- A Real Icebreaker: Rainfall was observed at the peak of the Greenland Ice Sheet for the first time since records have been kept. As the National Snow & Ice Data Center explained, “At this point in the season, large areas of bare ice exist along much of the southwestern and northern coastal areas, with no ability to absorb the melt or rainfall. Therefore, the accumulated water on the surface flows downhill and eventually into the ocean.”
- Europe Engulfed: This summer, flooding led to many deaths in areas of Europe like Germany and Belgium. As Science explained, “Researchers are just beginning to unravel the complex web of climatic, hydrological, and social factors that contributed to the catastrophe. But they already have some suspects in mind, including a warming climate that can supercharge rainstorms.”
- The Fast and the Furious Becomes Reality: Weather-related disasters have been on an uptick for half a century now, and a new report from the World Meteorological Society says a disaster related to weather, climate or water occurred each and every day, on average, over that time frame causing $202 million in losses and 115 deaths. Each and every day between 1970 and 2019 when averaged!
- Wildfires Lead to Wild Rides: South Lake Tahoe, California, is a popular tourist spot, but a wildfire forced tourists and residents alike to flee the area recently. Trying to leave the area in cars proved difficult as traffic ground to halt from the sheer number of evacuees. “Until this morning, I didn’t think there was a chance it could come into this area,” one resident who was stuck in the bumper-to-bumper traffic told the Associated Press. “Now, it’s very real.”
Very Real, Indeed
As the Queensland (Australia) Museum states about the Mesozoic Era (250 million to 65 million years ago), “When dinosaurs ruled the Earth, the climate was most likely hot and humid. There is no evidence of Ice Ages or glaciations found in rocks of this age. … Atmospheric carbon dioxide was close to present-day levels. The ice caps at the North and South Pole had melted, resulting in raised sea levels.”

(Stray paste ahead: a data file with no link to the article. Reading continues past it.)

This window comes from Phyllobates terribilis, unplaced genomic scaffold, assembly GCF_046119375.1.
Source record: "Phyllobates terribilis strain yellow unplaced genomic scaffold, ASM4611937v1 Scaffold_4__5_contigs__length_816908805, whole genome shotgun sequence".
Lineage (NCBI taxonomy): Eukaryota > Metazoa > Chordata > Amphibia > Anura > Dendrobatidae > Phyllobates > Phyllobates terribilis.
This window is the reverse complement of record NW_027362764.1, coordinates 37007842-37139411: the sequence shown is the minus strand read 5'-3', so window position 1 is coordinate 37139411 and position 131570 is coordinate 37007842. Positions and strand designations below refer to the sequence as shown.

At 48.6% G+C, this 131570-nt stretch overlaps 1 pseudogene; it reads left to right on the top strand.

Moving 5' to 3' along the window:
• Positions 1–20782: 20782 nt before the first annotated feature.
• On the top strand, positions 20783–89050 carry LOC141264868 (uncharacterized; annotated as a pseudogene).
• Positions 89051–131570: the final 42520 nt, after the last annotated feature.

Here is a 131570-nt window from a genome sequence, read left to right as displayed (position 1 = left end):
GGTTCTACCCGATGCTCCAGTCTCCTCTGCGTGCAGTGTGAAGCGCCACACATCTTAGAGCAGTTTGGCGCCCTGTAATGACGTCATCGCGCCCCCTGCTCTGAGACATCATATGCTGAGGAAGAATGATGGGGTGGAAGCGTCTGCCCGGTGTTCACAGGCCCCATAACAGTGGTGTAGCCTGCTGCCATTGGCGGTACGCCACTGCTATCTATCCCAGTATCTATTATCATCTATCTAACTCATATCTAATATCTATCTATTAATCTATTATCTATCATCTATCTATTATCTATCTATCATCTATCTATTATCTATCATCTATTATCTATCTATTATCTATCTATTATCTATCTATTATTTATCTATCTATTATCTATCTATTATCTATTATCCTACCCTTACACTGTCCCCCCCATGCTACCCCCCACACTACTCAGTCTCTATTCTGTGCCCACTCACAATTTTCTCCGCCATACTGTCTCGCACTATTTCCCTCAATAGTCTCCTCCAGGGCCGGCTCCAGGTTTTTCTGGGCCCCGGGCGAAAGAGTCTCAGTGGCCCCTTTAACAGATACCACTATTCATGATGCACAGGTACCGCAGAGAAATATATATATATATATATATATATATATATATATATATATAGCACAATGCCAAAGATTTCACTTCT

During the Cretaceous Period, the last period of the Mesozoic Era (145 million to 65 million years ago), temperatures rose about 10°C (18°F) from either a huge asteroid crashing into Earth or perhaps volcanic eruptions that released ash and gas into the atmosphere.
Rising temperatures? Something sounds all too familiar.
We already know by the recent Intergovernmental Panel on Climate Change (IPCC) Sixth Assessment Report that things are bad. Actually, really bad. As the report states, “The likely range of the total human-caused global surface temperature increase from 1850–1900 to 2010–2019 is 0.8°C to 1.3°C, with a best estimate of 1.07°C.” That means that even if we focus on the “best” estimate of 1.07°C (1.93°F), we’re just 0.43°C (0.8°F) away from going above the preferred Paris Agreement goal of ensuring that global warming does not exceed 1.5°C (2.7°F) above preindustrial levels.